Some of the biggest superstars in the genre routinely score commercial hits with songs that either receive lukewarm, or outright negative reviews.
Average Joes has developed a unique business model that emphasizes social media, so part of Cook's plan is to balance media coverage with peer-to-peer sharing, utilizing both traditional and new media approaches. "Back in the day it was all about getting print, and now of course people can discover the music through streaming services," she notes. "It's recommended — if you like something, then you'll like this. So [a review] probably doesn't have as much weight in terms of the fanbase, because we know that if our fans like something, they'll share it with their friends."
It's getting harder and harder for individual acts to get positive reviews from respected sources, in part because there are more acts competing for exposure than ever, and in part because so many outlets simply don't publish in-depth reviews anymore. Many online outlets are at least partly reliant on the traffic they get from artists sharing their content via social media, which has led to various outlets modifying their approach to reviews. Some, like LA Weekly, have done away with reviews altogether after realizing that they simply don't perform well online.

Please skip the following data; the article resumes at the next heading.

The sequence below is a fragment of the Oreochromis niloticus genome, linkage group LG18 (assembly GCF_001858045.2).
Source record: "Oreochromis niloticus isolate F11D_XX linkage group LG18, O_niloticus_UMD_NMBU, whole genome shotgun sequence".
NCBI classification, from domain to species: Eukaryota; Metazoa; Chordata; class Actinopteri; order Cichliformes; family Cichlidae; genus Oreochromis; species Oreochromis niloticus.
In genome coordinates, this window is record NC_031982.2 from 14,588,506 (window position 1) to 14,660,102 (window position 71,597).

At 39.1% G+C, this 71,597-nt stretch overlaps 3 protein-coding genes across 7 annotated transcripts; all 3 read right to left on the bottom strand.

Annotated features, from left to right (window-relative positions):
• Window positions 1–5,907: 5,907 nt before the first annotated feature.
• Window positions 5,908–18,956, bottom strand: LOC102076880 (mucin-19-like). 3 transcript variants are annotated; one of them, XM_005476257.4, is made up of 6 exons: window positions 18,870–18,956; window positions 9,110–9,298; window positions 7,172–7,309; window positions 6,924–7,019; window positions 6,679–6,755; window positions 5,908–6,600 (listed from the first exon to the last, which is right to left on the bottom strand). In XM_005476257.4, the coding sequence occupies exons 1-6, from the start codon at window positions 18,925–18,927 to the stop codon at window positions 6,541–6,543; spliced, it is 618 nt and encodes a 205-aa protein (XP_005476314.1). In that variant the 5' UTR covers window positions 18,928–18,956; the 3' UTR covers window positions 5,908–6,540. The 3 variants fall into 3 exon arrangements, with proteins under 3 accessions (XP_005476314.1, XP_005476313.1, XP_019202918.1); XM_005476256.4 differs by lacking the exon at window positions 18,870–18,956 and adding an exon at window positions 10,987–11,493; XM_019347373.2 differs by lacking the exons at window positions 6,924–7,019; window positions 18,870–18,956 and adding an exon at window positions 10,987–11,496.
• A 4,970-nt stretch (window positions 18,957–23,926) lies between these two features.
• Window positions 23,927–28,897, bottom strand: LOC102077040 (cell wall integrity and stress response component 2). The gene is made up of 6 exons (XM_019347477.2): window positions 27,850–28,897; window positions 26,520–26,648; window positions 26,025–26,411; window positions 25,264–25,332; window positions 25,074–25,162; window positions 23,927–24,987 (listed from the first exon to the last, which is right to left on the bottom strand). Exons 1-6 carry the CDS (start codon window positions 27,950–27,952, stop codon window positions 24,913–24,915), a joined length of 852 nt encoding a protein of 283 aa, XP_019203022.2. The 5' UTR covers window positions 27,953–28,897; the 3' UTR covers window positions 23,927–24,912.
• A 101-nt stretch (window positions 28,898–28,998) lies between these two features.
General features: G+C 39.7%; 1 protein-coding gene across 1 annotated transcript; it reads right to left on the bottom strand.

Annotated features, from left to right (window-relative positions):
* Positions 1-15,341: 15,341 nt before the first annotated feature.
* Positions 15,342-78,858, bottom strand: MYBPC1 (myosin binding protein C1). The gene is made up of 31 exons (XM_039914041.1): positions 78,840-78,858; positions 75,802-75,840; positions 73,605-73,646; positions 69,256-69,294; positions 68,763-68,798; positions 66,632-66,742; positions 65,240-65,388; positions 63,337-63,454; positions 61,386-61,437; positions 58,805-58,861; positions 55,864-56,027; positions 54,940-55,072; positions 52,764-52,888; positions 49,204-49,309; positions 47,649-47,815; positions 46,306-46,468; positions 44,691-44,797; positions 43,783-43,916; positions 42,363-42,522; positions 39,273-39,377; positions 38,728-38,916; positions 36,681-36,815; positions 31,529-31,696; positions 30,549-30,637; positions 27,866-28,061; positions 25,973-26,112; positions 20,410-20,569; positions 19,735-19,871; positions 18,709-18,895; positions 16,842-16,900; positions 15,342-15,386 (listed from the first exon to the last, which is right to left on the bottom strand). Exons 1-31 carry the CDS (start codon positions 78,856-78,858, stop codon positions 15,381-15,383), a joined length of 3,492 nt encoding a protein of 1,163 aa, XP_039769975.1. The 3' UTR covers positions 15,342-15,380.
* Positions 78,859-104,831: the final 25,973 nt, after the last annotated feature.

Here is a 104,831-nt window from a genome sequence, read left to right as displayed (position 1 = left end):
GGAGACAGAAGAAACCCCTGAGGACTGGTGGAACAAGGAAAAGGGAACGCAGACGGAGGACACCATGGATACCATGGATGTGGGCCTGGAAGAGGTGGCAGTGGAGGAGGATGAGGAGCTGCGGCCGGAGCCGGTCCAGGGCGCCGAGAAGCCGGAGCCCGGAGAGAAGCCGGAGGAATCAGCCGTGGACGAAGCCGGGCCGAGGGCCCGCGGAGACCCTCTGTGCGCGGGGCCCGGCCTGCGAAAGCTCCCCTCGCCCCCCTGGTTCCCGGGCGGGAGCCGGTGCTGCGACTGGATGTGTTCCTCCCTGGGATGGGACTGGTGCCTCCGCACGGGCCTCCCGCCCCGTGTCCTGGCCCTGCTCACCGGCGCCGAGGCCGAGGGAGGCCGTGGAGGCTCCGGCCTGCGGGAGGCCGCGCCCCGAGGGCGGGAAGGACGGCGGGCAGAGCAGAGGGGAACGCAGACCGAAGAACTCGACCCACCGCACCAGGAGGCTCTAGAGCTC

“You’ll notice that in recent months we’ve dispensed entirely with album reviews. Wanna know why? Nobody read them," editor Ben Westhoff wrote (quote via ToneDeaf). "And we know this with certainty because not a single person has complained.”
It's always been true that bad reviews can't really destroy an act that people like, and good reviews can't make one successful if ordinary people don't like the music. But Cook says reviews can still potentially have a sales impact, even if it can't be measured.